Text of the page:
‘Soul’ Movie Review: Pixar Movie Loses Its Soul Along the Way

Soul follows a cinematic tradition of portraying the afterlife. Some movies have traditional clouds and pearly gates like Heaven Can Wait. Some are irreverent like Defending Your Life. Some are abstract like What Dreams May Come or technical like Nine DaysPixar‘s is a little of both.

Soul: Joe and 22
L-R: Joe and 22 | Disney/Pixar

Soul combines the abstract and the irreverent. As such, it also makes some unusual choices, some of which may stray from its most salient potential. All in all, it is fine holiday entertainment for the whole family on Disney+.

Pixar has ‘Soul’

Joe Gardner (Jamie Foxx) is a music teacher. He gets offered a fulltime job and the opportunity to play with the Dorothea Williams Quartet in the same day. His audition goes so well, he’s distracted and falls into a manhole. 

Soul: Dorothea Williams Quartet
Joe (left) auditions for Dorothea Williams (right) | Disney/Pixar

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Joe’s soul wakes up on the way to The Great Beyond, but he escapes from the path and goes to the Great Before, or Youth Seminar where baby souls are assigned personalities before they are born. Joe gets paired with soul 22 (Tina Fey) whom the greatest souls have tried to mentor but she’s still here. Together, they travel through the afterlife hoping to return Joe to his body, and 22 hoping she can just skip the whole life part and go straight to the Great Beyond. 

Pixar’s heaven and earth

Soul’s afterlife is full of surreal realms from the soothing Great Before to the cold black filing bureaucracy where Terry (Rachel House) counts every soul. The Hall of Everything features outlines of places we recognize, but lacking enough filling to convey the notion that they are hypothetical approximations.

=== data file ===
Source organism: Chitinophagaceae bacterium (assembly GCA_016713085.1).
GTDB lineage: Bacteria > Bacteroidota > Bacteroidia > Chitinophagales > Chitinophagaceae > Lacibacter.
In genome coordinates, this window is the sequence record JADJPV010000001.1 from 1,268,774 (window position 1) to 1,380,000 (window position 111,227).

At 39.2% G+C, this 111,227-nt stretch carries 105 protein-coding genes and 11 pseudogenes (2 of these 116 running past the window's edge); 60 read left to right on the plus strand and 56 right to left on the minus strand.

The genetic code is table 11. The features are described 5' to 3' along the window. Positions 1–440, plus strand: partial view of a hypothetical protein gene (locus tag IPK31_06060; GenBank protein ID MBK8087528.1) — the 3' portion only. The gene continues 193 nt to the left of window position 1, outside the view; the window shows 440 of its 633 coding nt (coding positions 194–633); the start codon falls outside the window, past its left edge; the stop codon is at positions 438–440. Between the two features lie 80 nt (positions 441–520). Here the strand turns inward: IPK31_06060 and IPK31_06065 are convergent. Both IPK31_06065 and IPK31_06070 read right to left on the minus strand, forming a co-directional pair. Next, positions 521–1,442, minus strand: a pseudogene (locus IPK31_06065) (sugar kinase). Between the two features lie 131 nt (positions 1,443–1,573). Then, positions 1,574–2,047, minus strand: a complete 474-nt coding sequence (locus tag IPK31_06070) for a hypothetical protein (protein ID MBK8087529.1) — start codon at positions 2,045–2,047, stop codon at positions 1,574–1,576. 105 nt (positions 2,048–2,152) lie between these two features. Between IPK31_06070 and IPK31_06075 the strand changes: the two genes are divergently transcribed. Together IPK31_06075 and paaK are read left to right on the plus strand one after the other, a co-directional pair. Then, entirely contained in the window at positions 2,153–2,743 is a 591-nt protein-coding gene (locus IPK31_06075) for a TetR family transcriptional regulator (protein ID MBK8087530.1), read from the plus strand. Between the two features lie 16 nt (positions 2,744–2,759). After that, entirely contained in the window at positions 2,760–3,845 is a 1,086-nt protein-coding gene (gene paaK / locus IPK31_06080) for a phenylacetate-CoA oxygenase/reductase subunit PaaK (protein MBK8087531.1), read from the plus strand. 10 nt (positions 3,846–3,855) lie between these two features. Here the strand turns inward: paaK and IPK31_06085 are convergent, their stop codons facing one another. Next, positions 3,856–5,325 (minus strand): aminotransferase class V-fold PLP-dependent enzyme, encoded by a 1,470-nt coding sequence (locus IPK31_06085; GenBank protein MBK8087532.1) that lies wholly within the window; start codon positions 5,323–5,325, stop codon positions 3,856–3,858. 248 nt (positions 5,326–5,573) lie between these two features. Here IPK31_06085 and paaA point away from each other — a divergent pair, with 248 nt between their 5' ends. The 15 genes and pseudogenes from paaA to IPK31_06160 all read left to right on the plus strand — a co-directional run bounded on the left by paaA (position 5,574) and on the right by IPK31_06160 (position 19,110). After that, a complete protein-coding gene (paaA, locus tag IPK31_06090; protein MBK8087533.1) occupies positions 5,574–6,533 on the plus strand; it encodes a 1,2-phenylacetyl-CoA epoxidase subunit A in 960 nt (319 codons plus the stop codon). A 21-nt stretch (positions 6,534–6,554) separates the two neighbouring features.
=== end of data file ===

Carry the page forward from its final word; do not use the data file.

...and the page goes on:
Pixar's Soul: Terry
Terry (right) keeps tabs on all the souls | Disney/Pixar

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Moonwind (Graham Norton) is a mystic leading out of body souls who can transcend to the soul realm while their bodies are alive on Earth. He sails a neon pink boat through a chill blue space. 

Pixar’s New York is quite impressive too. It doesn’t go to seedy Taxi Driver areas, although it is honest about the subway, but it accurately recreates the residential and commercial areas with texture and atmosphere of the city.

Pixar loses its ‘Soul’

Soul changes into something else midway through the movie. No spoilers here, but your mileage may vary whether or not you like the new direction as much as the poignant, surreal realm the first act set up. 

Soul: 22 and Joe
L-R: 22 and Joe | Disney/Pixar

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Joe and 22 still encounter more music along their journey. Imagine animating accurate piano playing, and a full band playing in sync. Abominable did that too but Soul would have already been animating by the time it came out so both films may have come at their music animation separately, but equally precise. 

Soul comes to some healthy conclusions about what we may assume to be our purpose, and those unrealistic expectations for the impact a single event will have. Movies often enable those kinds of expectations instead. The film could have stood another draft to really make those themes cohese with the potential of the beginning, and they actually have an extra year if they want it. But the version they completed isn’t bad. It’s just not Pixar perfect.